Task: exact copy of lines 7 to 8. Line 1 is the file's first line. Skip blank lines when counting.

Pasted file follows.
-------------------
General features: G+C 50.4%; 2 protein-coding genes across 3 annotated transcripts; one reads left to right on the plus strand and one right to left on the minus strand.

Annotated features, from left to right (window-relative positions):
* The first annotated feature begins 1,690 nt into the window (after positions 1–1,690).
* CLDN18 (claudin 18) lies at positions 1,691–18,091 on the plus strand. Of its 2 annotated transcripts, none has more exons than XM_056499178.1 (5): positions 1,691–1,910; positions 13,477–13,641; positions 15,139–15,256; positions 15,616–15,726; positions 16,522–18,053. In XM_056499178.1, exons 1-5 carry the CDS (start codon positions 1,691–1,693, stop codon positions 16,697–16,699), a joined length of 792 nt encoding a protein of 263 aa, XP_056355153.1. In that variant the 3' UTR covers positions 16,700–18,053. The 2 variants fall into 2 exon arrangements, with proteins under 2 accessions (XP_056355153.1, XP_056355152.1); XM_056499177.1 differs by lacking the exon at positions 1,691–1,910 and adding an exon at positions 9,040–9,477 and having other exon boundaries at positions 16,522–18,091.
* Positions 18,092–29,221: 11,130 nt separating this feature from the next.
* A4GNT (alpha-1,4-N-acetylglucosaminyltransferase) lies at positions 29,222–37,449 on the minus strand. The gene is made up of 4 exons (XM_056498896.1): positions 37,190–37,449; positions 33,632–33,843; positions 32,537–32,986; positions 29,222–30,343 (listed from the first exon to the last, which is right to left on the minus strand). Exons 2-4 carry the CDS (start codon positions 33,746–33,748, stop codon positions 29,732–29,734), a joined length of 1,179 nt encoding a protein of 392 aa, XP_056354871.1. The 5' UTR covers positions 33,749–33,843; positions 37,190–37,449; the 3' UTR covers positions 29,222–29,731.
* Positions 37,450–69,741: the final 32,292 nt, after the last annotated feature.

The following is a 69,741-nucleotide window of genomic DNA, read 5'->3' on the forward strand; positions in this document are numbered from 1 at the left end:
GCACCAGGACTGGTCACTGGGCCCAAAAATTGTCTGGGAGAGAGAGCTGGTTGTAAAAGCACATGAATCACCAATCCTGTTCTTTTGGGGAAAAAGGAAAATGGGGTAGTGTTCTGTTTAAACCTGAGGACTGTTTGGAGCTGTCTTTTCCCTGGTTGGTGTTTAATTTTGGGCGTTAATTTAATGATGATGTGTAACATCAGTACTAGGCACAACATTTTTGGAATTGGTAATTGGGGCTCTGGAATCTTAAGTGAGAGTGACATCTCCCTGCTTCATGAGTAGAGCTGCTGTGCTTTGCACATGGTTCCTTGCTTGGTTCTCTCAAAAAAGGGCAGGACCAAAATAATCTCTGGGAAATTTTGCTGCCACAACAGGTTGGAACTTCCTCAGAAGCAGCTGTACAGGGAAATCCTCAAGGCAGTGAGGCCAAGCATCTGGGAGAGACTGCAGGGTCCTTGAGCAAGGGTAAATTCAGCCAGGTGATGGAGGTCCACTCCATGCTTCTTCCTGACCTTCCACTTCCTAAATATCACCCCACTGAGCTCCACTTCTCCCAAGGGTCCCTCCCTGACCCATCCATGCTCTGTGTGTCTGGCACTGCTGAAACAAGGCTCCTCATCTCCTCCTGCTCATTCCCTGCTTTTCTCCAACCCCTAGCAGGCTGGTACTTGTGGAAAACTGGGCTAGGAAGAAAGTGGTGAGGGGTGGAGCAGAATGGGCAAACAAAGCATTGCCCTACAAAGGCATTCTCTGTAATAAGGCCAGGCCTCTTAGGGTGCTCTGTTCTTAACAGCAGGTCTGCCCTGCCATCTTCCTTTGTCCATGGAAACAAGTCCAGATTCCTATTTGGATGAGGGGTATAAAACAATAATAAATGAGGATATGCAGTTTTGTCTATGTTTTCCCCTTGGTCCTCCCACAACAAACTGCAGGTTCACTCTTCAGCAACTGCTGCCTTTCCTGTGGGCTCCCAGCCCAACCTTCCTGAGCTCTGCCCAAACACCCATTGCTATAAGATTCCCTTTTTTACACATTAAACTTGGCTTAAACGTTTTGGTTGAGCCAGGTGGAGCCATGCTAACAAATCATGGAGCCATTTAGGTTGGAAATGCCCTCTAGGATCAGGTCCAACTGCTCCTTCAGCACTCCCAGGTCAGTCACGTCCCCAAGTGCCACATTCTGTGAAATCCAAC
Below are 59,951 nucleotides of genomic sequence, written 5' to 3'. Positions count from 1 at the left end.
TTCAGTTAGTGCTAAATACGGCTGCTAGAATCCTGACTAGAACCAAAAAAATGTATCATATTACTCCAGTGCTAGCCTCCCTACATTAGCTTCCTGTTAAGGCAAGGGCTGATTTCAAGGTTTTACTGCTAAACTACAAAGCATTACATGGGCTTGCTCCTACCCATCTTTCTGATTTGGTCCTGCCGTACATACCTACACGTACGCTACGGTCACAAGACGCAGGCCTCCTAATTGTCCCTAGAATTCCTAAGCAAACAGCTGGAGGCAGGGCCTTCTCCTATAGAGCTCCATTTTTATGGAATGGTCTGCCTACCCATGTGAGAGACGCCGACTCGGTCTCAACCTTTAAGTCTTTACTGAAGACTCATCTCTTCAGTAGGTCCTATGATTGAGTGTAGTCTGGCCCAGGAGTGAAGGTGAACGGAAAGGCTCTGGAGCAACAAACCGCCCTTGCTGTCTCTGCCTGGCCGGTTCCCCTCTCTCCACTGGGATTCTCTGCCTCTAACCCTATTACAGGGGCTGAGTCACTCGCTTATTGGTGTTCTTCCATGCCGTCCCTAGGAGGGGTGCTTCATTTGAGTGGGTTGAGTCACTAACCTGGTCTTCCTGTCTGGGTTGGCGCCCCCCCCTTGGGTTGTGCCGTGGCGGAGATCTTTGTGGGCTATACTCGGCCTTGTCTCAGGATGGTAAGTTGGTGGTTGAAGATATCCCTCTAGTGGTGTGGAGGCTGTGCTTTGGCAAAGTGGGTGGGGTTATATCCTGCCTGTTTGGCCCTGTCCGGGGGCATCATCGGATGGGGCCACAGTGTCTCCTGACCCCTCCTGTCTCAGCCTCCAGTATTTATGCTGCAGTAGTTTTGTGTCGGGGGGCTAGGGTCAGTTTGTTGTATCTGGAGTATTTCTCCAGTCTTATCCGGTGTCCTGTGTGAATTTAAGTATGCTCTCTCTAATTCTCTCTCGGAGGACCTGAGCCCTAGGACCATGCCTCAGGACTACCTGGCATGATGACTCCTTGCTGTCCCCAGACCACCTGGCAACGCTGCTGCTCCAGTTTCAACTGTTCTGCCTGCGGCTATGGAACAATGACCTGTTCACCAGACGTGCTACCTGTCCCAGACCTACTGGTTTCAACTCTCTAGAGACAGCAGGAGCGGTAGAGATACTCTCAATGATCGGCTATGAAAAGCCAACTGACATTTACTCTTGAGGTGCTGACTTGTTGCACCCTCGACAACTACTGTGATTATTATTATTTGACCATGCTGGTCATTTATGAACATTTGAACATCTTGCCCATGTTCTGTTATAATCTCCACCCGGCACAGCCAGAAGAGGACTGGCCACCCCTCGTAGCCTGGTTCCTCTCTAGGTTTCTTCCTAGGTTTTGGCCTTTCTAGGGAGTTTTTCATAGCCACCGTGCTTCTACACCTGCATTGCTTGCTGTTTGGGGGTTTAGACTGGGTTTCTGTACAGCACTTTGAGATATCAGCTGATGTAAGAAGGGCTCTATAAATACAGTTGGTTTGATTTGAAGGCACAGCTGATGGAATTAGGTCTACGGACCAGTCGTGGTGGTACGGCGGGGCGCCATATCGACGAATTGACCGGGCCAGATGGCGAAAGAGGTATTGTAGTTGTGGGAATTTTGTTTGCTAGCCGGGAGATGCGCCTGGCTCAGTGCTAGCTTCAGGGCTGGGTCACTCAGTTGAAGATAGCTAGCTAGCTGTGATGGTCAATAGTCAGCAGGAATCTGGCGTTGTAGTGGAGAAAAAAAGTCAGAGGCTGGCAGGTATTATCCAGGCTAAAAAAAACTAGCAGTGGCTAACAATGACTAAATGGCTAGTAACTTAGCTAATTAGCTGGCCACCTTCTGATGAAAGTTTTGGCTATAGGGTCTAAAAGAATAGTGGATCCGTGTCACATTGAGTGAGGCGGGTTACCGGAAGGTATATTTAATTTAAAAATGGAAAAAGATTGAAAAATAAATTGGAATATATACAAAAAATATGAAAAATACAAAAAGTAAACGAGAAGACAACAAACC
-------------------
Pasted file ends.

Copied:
* Positions 37,450–69,741: the final 32,292 nt, after the last annotated feature.

The following is a 69,741-nucleotide window of genomic DNA, read 5'->3' on the forward strand; positions in this document are numbered from 1 at the left end: